Democracy and liberalism go hand-in-hand. To achieve a free, prosperous, democratic, tolerant, liberal society, we must not give in to the temptation to be undemocratic. Sometimes the candidate we don’t like wins (Clinton would have been no better, but that is a debate for another time), but the way to show tolerance and liberalism is to accept the result and make the best of the new reality.

Americans unhappy with Trump’s platform should lobby him and their representatives to implement a more liberal one. People around the world should continue to fight for what they believe in. ‘Re-education’ is never the answer, removing rights is never the answer, calling people names is never the answer.

Let’s return debate to society. If you believe something is an inherent fact in politics, you’ve already lost the debate. Let’s talk about immigration without the name-calling. Let’s talk about issues objectively. To give the people who were shocked by the election of Donald Trump the answer to their question: when you refuse to debate about something, you can’t change anyone’s mind; when you issue an ad hominem attack when someone disagrees with you, undecideds are unlikely to be any more supportive of your position.

The way to be liberal is to debate, to debate, and to debate again until you have won the argument. Stop telling people what to believe, and start telling them why to believe it – because the way to beat populists like Trump is to engage with their voters, and the way to understand why people vote for something is to ask them. If you aren’t willing to talk to people and you can’t make any more argument than a vague assertion that you are right, then can you really be surprised when people disagree with you?

Trump’s victory is not the worst thing to happen to liberalism in the western world. It is the wake-up call it has needed.


How 2016 Could be Gary Johnson’s Year

His failure to reach the first Presidential debate – polling at an average of around 10% nationally – would seem to have put to rest any chance of Libertarian nominee, Gary Johnson, occupying the White House for the next four years. Certainly the chances of the Libertarian ticket reaching the 270 Electoral College votes required to win the election outright are essentially nil, which leaves a few avenues open for Johnson – which may not be as unlikely as they would seem.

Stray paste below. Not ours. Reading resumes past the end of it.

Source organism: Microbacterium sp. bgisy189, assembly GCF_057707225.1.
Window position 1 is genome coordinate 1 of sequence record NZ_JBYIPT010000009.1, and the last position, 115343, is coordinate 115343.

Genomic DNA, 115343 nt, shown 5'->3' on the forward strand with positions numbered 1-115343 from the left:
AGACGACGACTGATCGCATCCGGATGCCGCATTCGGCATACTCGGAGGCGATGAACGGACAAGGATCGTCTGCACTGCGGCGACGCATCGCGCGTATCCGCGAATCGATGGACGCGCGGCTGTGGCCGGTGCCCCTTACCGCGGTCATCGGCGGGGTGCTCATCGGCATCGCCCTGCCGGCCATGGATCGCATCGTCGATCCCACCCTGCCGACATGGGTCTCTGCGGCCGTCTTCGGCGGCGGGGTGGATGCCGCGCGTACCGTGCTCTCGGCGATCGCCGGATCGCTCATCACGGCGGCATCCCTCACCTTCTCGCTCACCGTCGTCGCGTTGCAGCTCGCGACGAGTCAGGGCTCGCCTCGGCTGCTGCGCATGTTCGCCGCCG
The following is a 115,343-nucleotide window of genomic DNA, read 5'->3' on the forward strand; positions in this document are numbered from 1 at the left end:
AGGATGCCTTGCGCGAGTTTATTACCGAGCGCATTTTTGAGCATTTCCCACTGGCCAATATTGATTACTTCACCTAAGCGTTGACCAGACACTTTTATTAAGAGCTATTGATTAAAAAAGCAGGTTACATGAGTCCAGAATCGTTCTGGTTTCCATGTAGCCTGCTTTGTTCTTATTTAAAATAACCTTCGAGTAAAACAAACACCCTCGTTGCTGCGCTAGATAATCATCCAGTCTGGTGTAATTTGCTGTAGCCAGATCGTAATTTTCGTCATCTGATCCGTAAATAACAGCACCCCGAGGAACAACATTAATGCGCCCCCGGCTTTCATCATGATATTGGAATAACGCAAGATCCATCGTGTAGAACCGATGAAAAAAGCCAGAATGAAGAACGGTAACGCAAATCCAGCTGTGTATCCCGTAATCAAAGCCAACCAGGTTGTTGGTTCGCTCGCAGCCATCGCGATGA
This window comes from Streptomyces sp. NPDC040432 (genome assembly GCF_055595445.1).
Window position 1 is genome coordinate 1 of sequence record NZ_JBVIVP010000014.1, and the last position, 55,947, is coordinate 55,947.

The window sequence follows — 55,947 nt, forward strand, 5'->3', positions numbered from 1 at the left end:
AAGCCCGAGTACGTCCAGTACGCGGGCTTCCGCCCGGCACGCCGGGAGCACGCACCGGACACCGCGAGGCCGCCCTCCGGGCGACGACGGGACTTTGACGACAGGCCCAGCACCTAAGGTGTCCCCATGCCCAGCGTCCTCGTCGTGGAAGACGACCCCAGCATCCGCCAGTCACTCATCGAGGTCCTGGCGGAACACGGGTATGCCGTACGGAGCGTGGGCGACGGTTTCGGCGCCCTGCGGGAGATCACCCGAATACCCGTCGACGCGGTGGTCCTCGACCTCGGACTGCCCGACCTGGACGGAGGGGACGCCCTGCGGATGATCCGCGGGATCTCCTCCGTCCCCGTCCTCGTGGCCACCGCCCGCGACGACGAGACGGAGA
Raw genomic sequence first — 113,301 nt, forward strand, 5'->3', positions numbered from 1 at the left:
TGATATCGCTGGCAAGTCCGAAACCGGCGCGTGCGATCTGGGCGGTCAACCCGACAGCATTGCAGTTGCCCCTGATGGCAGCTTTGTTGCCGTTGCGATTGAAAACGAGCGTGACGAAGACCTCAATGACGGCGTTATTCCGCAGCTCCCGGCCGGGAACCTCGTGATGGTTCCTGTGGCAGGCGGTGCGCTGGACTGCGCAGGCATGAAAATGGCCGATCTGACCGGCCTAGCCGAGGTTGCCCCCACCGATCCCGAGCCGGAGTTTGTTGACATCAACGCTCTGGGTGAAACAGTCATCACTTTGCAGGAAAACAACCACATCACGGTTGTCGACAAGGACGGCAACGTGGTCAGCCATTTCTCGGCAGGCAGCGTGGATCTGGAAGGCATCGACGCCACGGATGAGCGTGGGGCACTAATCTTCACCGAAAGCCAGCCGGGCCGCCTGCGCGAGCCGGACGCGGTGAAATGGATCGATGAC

Preventing either candidate from reaching 270 seems plausible. If we take state-by-state data from recent polling then Clinton takes a narrow victory overall – but adding in data from recent state-wide polling in Florida which has put Trump ahead of Clinton changes the picture significantly. Based on that data, Clinton would be on 270 and Trump on 268 – meaning that Johnson would only have to win one state (his home state of New Mexico – with its 5 EC votes, and where he recently polled 25% – would suffice) to prevent Clinton or Trump winning outright.

Johnson has been polling well among independents and young voters, with veterans also polling strongly for the Libertarian ticket. He has also, more crucially, reached 25% in New Mexico (5 EC), 23% in Utah (6), and 19% in Alaska (3), Idaho (4), and South Dakota (3). If he can convert his obvious advantages into a ground campaign (and for a party without nationwide campaigning experience, that will be a significant challenge) with the capacity to win over enough voters to have an impact on the election, then the Libertarian nominee might still be in with a shot of the White House come November 8th.

If, continuing the hypothetical model, Johnson were able to win New Mexico, then the period between election day and the convening of the 2016 Electoral College may well be an important one. With Clinton on 265, Trump on 268 and Johnson on 5, the three candidates would require faithless electors to break with their parties to become President. A Trump victory through faithless electors seems unlikely – particularly given the polarising and incendiary nature of the GOP nominee – and likewise the prospect of at least 5 GOP electors switching to Clinton seems equally unlikely. Johnson winning the White House through faithless electors is, to all intents and purposes, impossible because of the sheer volume of votes required.